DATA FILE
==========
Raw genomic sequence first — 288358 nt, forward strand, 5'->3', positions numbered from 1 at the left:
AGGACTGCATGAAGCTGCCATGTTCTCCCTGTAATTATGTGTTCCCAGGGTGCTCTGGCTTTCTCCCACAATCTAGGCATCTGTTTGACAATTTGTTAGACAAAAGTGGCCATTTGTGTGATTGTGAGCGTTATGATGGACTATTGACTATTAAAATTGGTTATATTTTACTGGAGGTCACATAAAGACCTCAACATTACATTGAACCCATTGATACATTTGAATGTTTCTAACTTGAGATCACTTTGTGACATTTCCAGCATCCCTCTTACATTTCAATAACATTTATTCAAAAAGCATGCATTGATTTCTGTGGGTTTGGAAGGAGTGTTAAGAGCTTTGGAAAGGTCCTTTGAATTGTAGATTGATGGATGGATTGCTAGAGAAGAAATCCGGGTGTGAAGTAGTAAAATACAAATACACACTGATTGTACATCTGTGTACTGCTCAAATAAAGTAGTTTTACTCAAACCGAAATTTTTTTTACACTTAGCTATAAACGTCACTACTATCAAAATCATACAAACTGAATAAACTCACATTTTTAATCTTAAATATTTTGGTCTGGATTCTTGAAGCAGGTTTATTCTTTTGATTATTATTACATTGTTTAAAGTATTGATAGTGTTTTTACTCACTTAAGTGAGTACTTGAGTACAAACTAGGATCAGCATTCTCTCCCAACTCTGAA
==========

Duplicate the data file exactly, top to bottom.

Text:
Raw genomic sequence first — 288358 nt, forward strand, 5'->3', positions numbered from 1 at the left:
AGGACTGCATGAAGCTGCCATGTTCTCCCTGTAATTATGTGTTCCCAGGGTGCTCTGGCTTTCTCCCACAATCTAGGCATCTGTTTGACAATTTGTTAGACAAAAGTGGCCATTTGTGTGATTGTGAGCGTTATGATGGACTATTGACTATTAAAATTGGTTATATTTTACTGGAGGTCACATAAAGACCTCAACATTACATTGAACCCATTGATACATTTGAATGTTTCTAACTTGAGATCACTTTGTGACATTTCCAGCATCCCTCTTACATTTCAATAACATTTATTCAAAAAGCATGCATTGATTTCTGTGGGTTTGGAAGGAGTGTTAAGAGCTTTGGAAAGGTCCTTTGAATTGTAGATTGATGGATGGATTGCTAGAGAAGAAATCCGGGTGTGAAGTAGTAAAATACAAATACACACTGATTGTACATCTGTGTACTGCTCAAATAAAGTAGTTTTACTCAAACCGAAATTTTTTTTACACTTAGCTATAAACGTCACTACTATCAAAATCATACAAACTGAATAAACTCACATTTTTAATCTTAAATATTTTGGTCTGGATTCTTGAAGCAGGTTTATTCTTTTGATTATTATTACATTGTTTAAAGTATTGATAGTGTTTTTACTCACTTAAGTGAGTACTTGAGTACAAACTAGGATCAGCATTCTCTCCCAACTCTGAA